May 4, 2012 — The editor:
A recent editorial in this paper took issue with the Kentucky Medical Association (KMA) for its stand on recent legislation regarding prescription drug abuse.
Unfortunately, the talking points adopted in Frankfort were echoed in the editorial in an attempt to attack KMA without really addressing the facts of the legislation.
As stated in the editorial, the KMA did oppose the movement of the administration of the Kentucky All Scheduled Prescription Electronic Reporting (KASPER) system from the Cabinet for Health and Family Services to the office of the Attorney General.
The editorial incorrectly noted that KASPER is also managed by the Board of Medical Licensure. It is not.
The proposed movement of KASPER to the Attorney General’s office was designed to make KASPER a “law enforcement tool.”
KASPER contains very private information. If you have purchased a drug that is a “controlled substance” you are noted in KASPER by name and the drug you purchased. But controlled substances are not just pain medicines. They also include medicines for attention deficit disorder, depression, and anxiety, which are also tracked by KASPER.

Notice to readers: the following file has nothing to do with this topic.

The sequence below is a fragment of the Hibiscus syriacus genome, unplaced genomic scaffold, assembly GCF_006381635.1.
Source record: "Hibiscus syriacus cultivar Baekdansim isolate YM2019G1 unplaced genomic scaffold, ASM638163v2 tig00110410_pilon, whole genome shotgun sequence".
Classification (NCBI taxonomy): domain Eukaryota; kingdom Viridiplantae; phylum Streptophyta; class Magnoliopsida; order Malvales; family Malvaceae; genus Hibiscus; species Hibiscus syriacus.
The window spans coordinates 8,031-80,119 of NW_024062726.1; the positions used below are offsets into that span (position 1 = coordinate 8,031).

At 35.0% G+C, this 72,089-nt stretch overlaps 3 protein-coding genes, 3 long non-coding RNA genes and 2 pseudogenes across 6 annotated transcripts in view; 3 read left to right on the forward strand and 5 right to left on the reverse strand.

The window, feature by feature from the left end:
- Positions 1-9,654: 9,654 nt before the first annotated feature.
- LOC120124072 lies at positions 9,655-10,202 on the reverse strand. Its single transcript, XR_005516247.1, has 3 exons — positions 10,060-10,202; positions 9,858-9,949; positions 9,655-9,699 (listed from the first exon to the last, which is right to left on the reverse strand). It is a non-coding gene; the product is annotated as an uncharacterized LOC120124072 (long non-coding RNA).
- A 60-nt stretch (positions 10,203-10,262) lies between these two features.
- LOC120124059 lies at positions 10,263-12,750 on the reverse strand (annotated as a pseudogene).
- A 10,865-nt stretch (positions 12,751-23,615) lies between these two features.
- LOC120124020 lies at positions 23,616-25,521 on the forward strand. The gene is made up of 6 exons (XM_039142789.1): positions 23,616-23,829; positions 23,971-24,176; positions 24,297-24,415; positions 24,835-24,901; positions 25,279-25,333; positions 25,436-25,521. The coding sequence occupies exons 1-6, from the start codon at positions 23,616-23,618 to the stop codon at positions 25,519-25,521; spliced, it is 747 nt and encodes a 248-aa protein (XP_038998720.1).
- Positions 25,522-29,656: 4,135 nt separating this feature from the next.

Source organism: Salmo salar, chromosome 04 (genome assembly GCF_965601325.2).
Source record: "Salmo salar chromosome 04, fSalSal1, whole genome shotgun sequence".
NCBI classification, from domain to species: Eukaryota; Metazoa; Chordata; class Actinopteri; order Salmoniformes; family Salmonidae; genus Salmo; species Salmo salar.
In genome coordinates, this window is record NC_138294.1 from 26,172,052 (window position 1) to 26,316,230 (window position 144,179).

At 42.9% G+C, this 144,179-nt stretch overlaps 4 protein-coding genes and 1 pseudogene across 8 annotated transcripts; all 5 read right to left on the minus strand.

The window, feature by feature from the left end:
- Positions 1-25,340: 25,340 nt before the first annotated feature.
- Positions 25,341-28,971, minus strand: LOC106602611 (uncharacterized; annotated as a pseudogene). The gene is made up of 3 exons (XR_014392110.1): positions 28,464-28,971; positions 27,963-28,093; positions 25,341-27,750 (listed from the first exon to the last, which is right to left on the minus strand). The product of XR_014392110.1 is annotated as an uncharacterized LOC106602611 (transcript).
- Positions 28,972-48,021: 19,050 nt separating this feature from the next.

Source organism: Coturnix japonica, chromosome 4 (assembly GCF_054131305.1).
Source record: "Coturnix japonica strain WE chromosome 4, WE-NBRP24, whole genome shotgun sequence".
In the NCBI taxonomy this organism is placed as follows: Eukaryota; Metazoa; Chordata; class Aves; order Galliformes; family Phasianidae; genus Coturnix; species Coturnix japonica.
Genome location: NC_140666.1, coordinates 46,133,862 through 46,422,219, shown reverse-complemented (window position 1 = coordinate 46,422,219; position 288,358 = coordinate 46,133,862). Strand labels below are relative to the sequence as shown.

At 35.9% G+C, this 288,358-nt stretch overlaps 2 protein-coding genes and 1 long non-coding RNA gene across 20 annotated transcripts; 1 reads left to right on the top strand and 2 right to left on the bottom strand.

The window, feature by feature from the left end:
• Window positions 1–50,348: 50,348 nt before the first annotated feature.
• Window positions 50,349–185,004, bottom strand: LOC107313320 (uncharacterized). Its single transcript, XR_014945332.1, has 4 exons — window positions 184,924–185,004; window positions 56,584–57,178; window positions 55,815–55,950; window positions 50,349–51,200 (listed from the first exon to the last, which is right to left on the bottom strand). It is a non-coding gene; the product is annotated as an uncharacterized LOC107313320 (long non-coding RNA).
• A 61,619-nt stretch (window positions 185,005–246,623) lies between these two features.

While federal law provides special protections to such information, some political leaders in Kentucky want to go in the opposite direction and provide access to more bureaucrats in Frankfort who have no experience handling the data.
KMA supported one bill that would have moved KASPER to the Attorney General’s office. That bill contained specific patient privacy protections, including the basic requirement that anyone in the Attorney General’s office who accessed your prescription history must be logged and the reason for the access spelled out.
Attorney General Conway, however, opposed this simple requirement as “watering down” the bill. That should give anyone who is listed in KASPER great concern.
We were also concerned about moving such an important system to another state agency and the effects such a move would have on the system’s administration. We need look no further than the recent movement of Medicaid to companies that have made a mess of that system to see what might have been. Keeping your sensitive medical information safe and well managed was always our goal.
KMA will continue to be attacked for our defense of patient privacy, but it was the right stand that was ultimately supported by a majority of legislators who evidently had similar concerns.
KMA does not believe it is above the law. Political leaders and bureaucrats should also not be placed above patient privacy, good medical care, and appropriate, well-reasoned debate.
Shawn Jones, MD
President, Kentucky Medical Association